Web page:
A software update for the Honeywell flight management system will allow Airbus A320 operators to reduce the values of required navigation performance.
RNP approaches allow an aircraft to fly along a precise, pre-defined 3D path tailored to reduce delays and cut fuel burn and emissions.
Some operators currently use an RNP value of 0.3nm (0.5km), which means the pilot must have the appropriate information to observe and control the aircraft's position in a box of airspace twice that size. Reducing the values could create the possibility for tighter flight tracks that help fuel savings and efficiency.
Honeywell vice-president marketing and product management Chad Cundiff says the company is releasing a software load that would allow for a value of 0.1nm for the A320, and it will also eventually be available on Gulfstream 450/550/650 business jets.
The update on the A320 will enhance the aircraft's mode sequencing logic and tracking capabilities. Cundiff says the 0.1nm value for the A320 has been certificated, and an entry-into-service programme covering testing is scheduled to start with several key customers in April. Certification of the lower RNP value for a specific operator will follow.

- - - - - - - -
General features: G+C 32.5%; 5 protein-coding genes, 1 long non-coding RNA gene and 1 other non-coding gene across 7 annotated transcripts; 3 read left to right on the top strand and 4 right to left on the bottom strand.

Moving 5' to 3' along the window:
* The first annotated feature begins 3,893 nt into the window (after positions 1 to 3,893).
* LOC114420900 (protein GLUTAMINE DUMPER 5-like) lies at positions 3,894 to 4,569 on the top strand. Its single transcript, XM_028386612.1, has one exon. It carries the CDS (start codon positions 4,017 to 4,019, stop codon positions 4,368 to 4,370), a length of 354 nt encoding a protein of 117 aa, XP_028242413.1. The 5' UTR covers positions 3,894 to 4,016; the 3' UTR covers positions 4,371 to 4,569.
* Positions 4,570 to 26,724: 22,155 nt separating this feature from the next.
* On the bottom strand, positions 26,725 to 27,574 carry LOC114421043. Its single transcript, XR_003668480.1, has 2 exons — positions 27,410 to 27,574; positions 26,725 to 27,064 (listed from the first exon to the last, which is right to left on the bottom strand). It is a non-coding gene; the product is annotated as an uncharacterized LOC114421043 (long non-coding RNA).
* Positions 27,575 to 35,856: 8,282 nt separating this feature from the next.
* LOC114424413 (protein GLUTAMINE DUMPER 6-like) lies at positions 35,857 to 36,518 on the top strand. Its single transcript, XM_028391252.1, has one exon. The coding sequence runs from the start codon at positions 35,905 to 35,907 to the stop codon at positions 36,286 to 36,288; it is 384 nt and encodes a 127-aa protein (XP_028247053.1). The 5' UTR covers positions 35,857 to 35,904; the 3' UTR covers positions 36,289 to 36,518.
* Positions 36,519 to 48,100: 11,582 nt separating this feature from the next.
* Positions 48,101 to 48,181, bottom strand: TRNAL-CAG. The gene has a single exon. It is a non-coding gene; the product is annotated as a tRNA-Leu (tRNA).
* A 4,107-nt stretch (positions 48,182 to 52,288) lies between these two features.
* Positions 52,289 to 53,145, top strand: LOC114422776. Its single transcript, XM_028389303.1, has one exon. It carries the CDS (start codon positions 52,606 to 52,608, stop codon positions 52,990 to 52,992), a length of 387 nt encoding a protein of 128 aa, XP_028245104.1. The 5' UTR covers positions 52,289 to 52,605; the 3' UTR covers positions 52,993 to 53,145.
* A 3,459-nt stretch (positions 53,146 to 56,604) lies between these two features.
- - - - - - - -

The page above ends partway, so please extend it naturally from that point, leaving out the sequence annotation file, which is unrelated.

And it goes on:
Cundiff says the software release improves the operation of the flight management system for RNP special aircraft and aircrew authorisation (RNP-SAAAR) flights.
The company's own corporate flight department based in Morristown, New Jersey is approved for RNP-SAAAR, and has packages available for business jet operators aiming to establish RNP operations. Elements include equipage, procedures design and operational approval.
Honeywell is also readying for an upgrade later this year to its enhanced ground proximity warning system, with a stabilised approach monitor that detects if an aircraft is too high and too fast on approach. The company may make an announcement about the upgrade at the Paris air show in June.